But I guess it is a lot easier to focus on a single topic, blame others for doing it wrong while allowing them to do so in the first place, ignore everything else because it's not you anyway and while you are at it shoot the messenger without really listening to what he has to say. :-(
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Not much going on in here? Is everyone busy with projects? :)

As someone who is just starting with WS2812Bs, I am a little overwhelmed with all the options (as in libraries, etc) I can choose from. FastLED seems to be an interesting choice, but I can't put a finger on why because it's difficult to compare the features... One thing I noticed is that some libraries are starting to use DMA as a method on supported architectures - is that something FastLED is doing too or working on? I am just curious because it seems to be a really effective method to reduce the amount of time the processor is used to show the LEDs.

I am working on a little project that is going to use three 8x8 WS2812B LED matrices to display data it loads from the internet. Perhaps you can give me a few pointers on my thoughts:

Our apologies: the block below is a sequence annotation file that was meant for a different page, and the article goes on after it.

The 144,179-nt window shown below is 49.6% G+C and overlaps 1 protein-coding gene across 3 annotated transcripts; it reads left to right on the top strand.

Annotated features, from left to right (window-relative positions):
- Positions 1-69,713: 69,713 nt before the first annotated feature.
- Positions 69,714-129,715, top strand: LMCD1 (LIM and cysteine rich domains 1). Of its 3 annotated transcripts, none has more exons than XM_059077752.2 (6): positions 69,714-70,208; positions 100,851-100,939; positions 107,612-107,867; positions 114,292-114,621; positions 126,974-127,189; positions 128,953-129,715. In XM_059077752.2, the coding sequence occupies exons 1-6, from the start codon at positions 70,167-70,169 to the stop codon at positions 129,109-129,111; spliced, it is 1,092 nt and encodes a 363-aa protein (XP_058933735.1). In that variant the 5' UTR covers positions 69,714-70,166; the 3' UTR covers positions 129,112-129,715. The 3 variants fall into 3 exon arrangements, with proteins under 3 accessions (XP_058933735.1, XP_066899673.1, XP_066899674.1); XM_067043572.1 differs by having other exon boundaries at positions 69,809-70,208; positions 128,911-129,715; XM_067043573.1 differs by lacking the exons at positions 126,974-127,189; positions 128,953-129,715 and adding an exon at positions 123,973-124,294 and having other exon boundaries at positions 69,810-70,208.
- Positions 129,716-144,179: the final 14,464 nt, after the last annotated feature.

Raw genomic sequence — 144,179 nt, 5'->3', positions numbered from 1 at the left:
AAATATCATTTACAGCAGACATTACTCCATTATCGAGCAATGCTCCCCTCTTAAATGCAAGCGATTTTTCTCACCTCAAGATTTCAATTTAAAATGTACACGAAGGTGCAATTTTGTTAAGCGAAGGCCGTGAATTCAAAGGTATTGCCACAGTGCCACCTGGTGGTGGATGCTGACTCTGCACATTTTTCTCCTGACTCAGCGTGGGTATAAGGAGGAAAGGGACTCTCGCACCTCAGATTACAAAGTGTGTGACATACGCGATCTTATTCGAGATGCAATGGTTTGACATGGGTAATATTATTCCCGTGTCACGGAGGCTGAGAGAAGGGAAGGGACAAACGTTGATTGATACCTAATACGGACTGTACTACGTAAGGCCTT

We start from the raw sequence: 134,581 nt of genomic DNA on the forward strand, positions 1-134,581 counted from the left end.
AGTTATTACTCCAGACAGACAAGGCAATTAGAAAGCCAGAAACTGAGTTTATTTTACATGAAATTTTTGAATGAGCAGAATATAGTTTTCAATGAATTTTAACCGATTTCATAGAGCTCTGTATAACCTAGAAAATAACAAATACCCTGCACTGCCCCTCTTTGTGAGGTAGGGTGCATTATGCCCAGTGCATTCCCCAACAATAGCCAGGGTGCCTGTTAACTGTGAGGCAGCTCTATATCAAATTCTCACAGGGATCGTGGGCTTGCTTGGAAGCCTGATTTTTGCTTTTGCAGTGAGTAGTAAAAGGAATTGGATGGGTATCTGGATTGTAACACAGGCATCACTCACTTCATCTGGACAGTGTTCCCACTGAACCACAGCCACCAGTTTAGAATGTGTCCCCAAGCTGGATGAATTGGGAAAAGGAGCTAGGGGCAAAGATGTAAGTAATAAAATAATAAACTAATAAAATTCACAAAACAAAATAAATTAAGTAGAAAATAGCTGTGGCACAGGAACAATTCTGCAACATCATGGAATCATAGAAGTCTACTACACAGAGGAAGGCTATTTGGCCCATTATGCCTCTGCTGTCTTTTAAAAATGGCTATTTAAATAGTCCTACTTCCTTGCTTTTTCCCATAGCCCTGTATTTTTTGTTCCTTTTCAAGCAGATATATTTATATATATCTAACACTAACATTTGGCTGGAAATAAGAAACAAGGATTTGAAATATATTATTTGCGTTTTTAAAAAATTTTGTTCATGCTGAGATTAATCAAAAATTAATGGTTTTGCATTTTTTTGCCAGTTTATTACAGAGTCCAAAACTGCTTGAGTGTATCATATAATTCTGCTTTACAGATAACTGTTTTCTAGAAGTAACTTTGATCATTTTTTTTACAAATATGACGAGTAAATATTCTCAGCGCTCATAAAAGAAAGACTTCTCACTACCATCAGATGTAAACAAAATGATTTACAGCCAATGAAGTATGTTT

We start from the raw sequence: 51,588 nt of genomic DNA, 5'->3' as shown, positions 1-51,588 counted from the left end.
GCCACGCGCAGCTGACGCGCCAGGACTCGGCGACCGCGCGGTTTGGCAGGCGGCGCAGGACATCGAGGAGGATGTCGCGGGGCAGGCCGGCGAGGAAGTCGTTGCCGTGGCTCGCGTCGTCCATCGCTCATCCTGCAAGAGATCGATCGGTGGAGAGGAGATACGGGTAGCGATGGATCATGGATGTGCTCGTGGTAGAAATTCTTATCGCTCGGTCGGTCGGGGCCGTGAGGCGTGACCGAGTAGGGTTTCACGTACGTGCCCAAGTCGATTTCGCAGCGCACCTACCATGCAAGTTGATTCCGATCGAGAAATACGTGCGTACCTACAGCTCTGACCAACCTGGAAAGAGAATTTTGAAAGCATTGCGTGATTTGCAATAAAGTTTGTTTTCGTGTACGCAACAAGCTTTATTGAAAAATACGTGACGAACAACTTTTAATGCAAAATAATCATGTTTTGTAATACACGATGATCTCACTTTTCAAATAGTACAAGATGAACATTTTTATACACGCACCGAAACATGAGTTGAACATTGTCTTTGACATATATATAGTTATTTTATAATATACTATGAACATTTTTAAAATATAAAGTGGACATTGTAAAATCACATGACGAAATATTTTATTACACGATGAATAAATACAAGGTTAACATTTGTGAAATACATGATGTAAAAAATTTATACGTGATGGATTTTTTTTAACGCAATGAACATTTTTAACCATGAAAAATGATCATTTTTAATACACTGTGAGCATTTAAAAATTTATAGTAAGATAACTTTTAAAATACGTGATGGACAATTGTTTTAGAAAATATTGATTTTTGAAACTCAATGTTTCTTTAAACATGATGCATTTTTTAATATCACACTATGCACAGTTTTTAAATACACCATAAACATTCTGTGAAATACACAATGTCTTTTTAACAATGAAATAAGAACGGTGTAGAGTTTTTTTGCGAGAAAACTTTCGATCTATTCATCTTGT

FastLED seems to be more of a driver to output data to the LED strips itself and provide some extra functions to handle color values and fast calculations?

Is there a suggested library that'll make handling my matrices easier? Something like Adafruit's NeoMatrix, but for FastLED? I've found LEDMatrix by Jürgen Skrotzky so far.

I think the (fairly new?) option to parallel output to each matrix might be overkill for each set of 64 LEDs? Is that something you'd do on an ESP8266 or ESP32?

Do you have other pointers that might help a newbie get into all of this without getting a brain buffer overflow?

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Now that looks like fun. And for some reason I immediately thought about OpenBuilds parts...